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AT&T wants to run your data center

Or at least your fake data center

Maximizing your infrastructure through virtualization

In a bad economy, any job that can be turned into a service is at risk. That's why system administrators should be a little worried, with so many companies offering remote IT management services to IT shops. This week, telecom giant AT&T threw its hat into the ring with its own remote infrastructure management service.

Thanks to a bunch of acquisitions, AT&T has offered application hosting services and application management services and sold networking services for quite a while. And with the RIM (remote infrastructure management) service announced this week, AT&T is leveraging the expertise it has running some of the largest data centers in the world, deploying its tools and know-how into data centers owned by third parties.

AT&T might be a late-comer to RIM, but in a bad economy with companies of all sizes trying to trim IT costs, the telecom company clearly wants to get its fingers in what Gartner reckons was a nearly $19bn pie in 2008. According to a recent Gartner report published last August - An Overview of the Remote Infrastructure Services Market - close to 70 per cent of North American companies are expected to have remote infrastructure management contracts on at least some of their IT gear by 2012. It might be a good time to send a resume to service providers if you are a sysadmin.

For now, the RIM service is only available in the United States, but the company says that it will offer it outside of the States on a case-by-case basis until it is formally launched globally.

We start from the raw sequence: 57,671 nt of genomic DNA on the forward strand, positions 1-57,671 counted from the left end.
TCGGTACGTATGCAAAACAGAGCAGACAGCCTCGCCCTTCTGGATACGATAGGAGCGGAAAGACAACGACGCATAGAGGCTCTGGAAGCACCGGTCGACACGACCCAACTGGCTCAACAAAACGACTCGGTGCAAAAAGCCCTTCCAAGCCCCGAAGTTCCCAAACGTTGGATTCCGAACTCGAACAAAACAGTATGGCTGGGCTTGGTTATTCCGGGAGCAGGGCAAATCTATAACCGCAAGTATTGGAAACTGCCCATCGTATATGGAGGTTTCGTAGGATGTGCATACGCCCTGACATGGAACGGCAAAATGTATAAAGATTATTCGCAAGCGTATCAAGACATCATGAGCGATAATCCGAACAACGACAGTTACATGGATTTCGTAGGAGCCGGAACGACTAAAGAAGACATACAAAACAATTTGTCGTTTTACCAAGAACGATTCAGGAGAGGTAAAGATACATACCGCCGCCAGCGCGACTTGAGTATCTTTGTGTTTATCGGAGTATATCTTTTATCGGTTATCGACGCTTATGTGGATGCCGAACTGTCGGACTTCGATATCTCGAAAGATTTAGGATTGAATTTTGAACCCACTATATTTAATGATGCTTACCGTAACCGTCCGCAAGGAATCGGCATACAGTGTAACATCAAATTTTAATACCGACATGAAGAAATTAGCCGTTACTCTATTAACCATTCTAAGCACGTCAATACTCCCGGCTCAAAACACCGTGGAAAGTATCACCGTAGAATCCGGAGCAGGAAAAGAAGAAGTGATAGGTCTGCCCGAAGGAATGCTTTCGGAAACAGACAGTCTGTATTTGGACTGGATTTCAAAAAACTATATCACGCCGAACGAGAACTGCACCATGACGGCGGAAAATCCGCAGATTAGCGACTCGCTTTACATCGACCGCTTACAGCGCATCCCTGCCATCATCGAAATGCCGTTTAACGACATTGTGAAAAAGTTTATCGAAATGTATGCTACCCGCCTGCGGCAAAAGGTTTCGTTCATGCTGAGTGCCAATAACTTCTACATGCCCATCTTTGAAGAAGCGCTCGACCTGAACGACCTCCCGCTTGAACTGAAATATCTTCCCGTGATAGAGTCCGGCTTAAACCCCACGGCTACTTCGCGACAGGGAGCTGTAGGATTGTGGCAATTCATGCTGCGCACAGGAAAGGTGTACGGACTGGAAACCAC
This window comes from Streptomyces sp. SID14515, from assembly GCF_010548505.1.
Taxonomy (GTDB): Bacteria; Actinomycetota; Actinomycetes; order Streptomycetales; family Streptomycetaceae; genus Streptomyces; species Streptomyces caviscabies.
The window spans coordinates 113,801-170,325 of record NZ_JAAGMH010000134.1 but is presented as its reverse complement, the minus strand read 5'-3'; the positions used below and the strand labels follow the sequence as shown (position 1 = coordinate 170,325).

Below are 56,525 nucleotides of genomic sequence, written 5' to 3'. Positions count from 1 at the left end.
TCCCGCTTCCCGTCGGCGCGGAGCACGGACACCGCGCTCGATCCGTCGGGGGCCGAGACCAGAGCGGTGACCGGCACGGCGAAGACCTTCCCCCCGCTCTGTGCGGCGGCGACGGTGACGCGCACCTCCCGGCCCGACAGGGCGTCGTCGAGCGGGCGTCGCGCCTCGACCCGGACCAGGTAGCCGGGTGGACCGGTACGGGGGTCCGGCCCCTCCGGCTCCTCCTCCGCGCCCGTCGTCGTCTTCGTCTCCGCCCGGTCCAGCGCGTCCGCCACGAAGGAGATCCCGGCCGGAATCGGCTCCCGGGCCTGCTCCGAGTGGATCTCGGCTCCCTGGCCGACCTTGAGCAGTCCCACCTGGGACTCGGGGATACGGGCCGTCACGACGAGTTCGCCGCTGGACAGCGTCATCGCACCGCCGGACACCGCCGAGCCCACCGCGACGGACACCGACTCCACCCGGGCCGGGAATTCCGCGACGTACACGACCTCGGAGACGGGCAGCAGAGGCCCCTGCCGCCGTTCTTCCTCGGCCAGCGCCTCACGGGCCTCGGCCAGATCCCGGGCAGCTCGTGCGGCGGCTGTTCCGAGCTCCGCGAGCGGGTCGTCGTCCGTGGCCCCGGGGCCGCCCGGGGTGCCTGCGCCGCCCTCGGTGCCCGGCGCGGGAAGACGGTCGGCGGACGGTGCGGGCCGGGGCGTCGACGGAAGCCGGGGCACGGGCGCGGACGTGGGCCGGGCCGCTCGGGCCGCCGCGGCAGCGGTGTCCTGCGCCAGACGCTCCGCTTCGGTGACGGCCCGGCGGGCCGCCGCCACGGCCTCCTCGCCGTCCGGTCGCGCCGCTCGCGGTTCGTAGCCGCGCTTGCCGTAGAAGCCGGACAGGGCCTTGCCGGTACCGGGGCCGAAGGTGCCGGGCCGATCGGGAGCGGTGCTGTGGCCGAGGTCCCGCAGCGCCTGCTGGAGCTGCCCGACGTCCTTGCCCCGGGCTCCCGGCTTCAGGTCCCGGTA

AT&T is offering to design, deploy, and maintain the server, storage, and networking gear at a customer site, providing three levels of service with three different price bands. The deals also have provisions to have AT&T babysit the gear and send in technicians to repair or upgrade gear, and the AT&T BusinessDirector portal that enterprise customers use to monitor their AT&T managed services has been tweaked so it can see servers and storage.

If you don't currently use that tool, you get another one called AT&T Visualizer, which does the same function. You can even leave capacity planning and change management to AT&T. And for customers who want to use a mix of on-site and outsourced data centers, the RIM service can be mixed with hosting services from AT&T or another third-party provider.

AT&T is not just interested in running your data center. Last August, as part of a $1bn investment in its global computing network last year, the company announced a utility-style computing platform called Synaptic Hosting, which is based on technology created by USinternetworking. This virtual server and storage hosting is currently offered from five AT&T data centers in New Jersey, California, Maryland, Holland, and Singapore. (AT&T has another 38 regional data centers that do traditional outsourcing of applications behalf of clients).

Last December, Oracle partnered with AT&T to deliver its PeopleSoft payroll and payroll tax applications as a virtual hosted platform to its customers. The Synaptic Hosting utility offering - and AT&T doesn't use, much less overuse, the word "cloud" thankfully - has service level agreements that deliver between 99.5 and 99.9 per cent reliability, with tech support response times ranging from 15 to 60 minutes. How this compares to real data centers is not clear, but you would expect more nines than that for some applications, while others surely can do with these SLAs.

AT&T did not divulge pricing on the Remote Infrastructure Management or Synaptic Hosting services. And as I have said many times before, there ought to be a law against that. But you can expect more than a few companies looking to cut costs are going to be looking at remote management and utility computing as alternatives to paying for their own data centers and the staff to run it. ®

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